Number of Americans Who Say They'd Get a COVID-19 Vaccine Hits Record Low: Poll

The number of Americans who say they would get a coronavirus vaccine has hit a record low, according to a new poll.

The survey, which was conducted by Morning Consult, has been tracking Americans' views on vaccination for the virus since February and found that only 48 percent said they would receive a vaccine when it is available, the lowest percentage since the poll began tracking.

Morning Consult has conducted several polls from February 28 to October 10, with each surveying 2,200 U.S. adults and reporting a margin of error of plus or minus 2 percentage points.

The 48 percent of Americans who say they would get vaccinated is a major decrease from the record high of 72 percent, which was reported on April 5.

The share of Americans saying they would get inoculated has decreased since April, as the poll found 60 percent in mid-May, 55 percent in mid-August and 50 percent toward the end of September.

According to the poll, women were least likely to say they would get a vaccine, as only 42 percent said so, while 30 percent said they would not and 28 percent said they didn't know. On the other hand, 55 percent of men said they would get inoculated, while only 24 percent said the opposite and 21 percent said they didn't know.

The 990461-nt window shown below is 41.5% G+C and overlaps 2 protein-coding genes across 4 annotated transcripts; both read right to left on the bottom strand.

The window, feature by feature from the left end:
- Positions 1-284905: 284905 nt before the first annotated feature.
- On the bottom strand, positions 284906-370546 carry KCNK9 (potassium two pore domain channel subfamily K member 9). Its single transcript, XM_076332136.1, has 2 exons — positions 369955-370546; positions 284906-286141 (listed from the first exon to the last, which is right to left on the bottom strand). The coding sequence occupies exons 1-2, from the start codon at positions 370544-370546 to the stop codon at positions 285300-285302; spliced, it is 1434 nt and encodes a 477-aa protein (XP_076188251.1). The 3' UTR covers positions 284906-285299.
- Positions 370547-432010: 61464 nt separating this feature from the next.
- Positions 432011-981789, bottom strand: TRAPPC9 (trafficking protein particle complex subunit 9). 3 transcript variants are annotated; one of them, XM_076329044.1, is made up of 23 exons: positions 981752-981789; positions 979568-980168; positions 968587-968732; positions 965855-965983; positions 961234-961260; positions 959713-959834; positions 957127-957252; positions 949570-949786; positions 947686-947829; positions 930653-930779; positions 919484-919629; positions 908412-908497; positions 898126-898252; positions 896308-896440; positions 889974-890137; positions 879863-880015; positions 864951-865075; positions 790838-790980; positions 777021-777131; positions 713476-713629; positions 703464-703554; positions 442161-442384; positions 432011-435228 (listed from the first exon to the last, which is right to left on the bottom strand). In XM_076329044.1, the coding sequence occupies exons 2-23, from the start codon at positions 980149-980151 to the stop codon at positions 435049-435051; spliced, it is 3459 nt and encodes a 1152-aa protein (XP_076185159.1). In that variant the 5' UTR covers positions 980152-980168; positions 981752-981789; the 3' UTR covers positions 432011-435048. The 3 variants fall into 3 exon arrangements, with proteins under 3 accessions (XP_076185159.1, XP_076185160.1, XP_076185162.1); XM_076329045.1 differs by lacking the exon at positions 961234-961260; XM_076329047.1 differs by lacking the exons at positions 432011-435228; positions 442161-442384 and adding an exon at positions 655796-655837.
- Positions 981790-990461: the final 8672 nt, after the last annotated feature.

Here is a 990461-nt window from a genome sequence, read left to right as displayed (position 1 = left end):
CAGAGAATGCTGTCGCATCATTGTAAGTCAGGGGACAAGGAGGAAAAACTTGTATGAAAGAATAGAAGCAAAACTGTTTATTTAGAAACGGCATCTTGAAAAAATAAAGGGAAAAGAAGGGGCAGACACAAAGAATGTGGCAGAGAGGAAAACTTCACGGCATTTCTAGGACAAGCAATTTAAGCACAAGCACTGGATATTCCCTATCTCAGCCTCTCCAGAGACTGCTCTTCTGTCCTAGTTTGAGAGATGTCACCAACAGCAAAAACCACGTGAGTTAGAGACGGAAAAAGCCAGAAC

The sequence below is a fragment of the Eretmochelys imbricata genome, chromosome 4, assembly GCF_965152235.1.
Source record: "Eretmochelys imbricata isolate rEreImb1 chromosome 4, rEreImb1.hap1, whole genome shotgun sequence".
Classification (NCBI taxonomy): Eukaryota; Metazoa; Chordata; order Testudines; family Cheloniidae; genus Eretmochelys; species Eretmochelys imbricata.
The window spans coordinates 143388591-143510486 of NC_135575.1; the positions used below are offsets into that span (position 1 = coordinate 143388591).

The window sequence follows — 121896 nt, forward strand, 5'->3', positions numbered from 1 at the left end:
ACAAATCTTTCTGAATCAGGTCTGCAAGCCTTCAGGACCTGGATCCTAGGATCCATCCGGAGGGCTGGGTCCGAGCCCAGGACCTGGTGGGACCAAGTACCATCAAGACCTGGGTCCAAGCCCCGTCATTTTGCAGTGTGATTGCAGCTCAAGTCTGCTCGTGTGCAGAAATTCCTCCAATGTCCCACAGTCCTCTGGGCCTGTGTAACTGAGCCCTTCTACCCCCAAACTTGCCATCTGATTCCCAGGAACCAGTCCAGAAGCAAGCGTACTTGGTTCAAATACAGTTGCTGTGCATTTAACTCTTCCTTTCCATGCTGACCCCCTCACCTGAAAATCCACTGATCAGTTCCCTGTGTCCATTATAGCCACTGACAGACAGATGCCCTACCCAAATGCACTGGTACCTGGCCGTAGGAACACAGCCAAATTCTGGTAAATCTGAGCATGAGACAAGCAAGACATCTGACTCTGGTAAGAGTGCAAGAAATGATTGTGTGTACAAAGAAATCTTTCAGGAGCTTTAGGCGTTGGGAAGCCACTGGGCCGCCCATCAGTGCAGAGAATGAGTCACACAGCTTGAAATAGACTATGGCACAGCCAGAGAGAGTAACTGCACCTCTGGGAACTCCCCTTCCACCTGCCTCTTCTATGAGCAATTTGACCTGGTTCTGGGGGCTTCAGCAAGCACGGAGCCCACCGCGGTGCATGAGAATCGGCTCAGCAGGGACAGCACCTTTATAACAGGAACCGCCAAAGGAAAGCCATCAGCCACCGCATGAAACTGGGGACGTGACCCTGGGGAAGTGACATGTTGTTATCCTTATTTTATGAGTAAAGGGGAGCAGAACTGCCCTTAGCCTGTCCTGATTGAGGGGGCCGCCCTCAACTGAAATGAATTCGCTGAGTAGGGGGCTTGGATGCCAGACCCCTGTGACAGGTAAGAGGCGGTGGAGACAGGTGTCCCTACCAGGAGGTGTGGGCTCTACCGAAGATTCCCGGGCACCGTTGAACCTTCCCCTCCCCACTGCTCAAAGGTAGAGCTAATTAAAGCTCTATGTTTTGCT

Coronavirus Vaccines
A lab technician sorts blood samples inside a lab for a COVID-19 vaccine study at the Research Centers of America in Hollywood, Florida, on August 13. Chandan Khanna/Getty

The poll found that Republicans were the most likely to get a vaccine, as 55 percent said so, compared with 48 percent of Democrats. Independents were the least likely to say they'd get a vaccine, as only 41 percent said so while 27 percent said the opposite.

The poll's findings come as the U.S. continues to move closer to having a COVID-19 vaccine available for the public. According to a vaccine tracker published by The New York Times, five vaccines are approved for early or limited use, 11 are in Phase 3, 14 are in Phase 2, and 29 in are Phase 1.

On September 17, Moderna, which is developing a vaccine in partnership with the National Institutes of Health, released its protocol to determine if the vaccine will be safe and effective.

Another vaccine, being developed by Pfizer and BioNTech, began its Phase 2/3 trial on July 27, and in September Pfizer's CEO said the company would know if the vaccine is safe and effective by this month.

Meanwhile, Johnson & Johnson announced it is pausing its trial phase on October 12, after one volunteer became infected with an "unexplained illness."

Newsweek reached out to the U.S. Department of Health and Human Services for comment on the poll findings but did not receive a response in time for publication.